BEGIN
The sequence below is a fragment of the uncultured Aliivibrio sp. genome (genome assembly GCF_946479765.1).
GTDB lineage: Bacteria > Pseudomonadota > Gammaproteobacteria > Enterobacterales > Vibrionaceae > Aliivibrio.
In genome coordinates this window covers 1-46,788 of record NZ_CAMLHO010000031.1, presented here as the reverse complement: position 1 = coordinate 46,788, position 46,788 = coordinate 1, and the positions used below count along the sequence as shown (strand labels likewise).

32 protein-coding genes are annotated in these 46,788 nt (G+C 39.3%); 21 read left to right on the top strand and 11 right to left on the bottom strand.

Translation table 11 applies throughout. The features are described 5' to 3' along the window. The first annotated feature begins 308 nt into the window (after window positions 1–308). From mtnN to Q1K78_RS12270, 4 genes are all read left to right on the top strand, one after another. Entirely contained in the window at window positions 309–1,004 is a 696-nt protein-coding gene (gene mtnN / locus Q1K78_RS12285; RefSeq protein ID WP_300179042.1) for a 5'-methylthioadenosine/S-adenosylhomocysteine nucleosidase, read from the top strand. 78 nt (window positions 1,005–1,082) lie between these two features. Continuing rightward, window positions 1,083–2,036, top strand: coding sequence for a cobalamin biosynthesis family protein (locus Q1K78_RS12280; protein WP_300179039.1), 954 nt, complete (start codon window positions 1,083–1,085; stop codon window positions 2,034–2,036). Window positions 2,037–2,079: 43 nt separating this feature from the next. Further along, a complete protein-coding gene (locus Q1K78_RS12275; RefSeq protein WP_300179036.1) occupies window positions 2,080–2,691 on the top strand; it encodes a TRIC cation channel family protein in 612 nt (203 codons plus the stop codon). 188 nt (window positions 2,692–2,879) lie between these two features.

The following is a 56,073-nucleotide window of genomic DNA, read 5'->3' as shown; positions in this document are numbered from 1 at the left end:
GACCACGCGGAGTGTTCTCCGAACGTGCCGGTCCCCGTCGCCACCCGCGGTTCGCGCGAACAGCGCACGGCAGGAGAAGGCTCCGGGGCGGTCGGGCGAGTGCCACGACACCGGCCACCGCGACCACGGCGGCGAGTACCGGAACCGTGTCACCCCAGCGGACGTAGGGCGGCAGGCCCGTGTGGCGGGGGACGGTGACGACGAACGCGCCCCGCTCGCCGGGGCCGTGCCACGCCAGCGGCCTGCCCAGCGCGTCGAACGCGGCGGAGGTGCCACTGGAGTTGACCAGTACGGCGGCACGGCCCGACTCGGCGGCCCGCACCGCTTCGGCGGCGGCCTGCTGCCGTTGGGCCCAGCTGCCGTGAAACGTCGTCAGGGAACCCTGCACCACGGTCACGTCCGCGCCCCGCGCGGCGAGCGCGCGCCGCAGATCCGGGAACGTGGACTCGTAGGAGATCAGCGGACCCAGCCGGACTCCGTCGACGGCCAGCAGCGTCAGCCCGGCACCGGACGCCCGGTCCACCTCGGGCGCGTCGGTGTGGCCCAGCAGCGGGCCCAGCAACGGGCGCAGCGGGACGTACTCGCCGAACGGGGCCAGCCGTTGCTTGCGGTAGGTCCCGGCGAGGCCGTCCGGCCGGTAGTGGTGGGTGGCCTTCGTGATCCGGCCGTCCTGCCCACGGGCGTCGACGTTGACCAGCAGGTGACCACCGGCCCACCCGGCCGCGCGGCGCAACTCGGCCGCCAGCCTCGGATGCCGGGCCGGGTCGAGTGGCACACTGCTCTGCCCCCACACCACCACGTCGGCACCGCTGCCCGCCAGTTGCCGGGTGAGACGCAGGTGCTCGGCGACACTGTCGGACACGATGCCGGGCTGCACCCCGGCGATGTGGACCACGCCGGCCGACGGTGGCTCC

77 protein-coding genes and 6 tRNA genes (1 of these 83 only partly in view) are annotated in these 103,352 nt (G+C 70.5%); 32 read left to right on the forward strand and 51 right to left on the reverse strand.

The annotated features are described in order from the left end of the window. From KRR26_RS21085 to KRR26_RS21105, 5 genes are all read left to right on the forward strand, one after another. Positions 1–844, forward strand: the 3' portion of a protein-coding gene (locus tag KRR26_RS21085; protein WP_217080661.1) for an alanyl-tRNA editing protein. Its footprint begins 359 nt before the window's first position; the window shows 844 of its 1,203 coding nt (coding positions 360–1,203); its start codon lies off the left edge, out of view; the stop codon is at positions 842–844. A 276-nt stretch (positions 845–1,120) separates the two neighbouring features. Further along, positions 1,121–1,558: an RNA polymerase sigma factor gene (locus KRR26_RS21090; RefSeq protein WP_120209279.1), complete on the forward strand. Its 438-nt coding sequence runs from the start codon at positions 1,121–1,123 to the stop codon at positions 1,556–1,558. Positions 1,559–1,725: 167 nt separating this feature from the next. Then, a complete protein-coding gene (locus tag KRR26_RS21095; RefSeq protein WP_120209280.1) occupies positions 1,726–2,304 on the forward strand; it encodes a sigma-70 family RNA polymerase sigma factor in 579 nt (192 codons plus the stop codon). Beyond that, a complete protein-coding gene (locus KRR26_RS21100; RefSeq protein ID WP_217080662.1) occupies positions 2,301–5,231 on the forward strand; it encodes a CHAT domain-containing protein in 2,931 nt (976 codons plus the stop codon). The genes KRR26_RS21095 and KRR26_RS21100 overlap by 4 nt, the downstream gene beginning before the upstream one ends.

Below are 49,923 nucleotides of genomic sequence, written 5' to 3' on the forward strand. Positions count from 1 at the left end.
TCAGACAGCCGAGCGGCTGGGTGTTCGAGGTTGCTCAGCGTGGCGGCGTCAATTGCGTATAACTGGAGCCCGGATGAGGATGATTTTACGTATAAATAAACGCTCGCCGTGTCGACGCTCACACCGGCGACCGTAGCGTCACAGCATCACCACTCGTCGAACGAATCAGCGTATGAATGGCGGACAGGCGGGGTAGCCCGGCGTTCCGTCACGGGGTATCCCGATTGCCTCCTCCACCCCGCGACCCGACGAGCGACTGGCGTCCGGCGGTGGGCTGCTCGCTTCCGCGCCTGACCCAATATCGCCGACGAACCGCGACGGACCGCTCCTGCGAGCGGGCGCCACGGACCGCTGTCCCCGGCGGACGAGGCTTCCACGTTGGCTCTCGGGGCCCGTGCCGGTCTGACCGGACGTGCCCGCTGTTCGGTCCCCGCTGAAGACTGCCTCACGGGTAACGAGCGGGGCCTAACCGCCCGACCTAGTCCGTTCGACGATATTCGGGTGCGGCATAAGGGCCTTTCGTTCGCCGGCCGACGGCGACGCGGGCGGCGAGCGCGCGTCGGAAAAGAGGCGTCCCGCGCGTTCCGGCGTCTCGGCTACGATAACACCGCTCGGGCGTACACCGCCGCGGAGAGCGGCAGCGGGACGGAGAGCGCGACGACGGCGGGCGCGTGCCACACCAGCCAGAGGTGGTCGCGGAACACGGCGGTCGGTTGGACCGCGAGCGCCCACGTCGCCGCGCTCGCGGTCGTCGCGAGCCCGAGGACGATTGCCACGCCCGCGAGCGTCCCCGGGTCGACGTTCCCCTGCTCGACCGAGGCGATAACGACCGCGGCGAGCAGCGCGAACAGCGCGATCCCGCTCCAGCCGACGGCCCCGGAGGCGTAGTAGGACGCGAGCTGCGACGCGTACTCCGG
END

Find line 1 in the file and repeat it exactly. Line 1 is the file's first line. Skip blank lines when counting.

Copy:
The sequence below is a fragment of the uncultured Aliivibrio sp. genome (genome assembly GCF_946479765.1).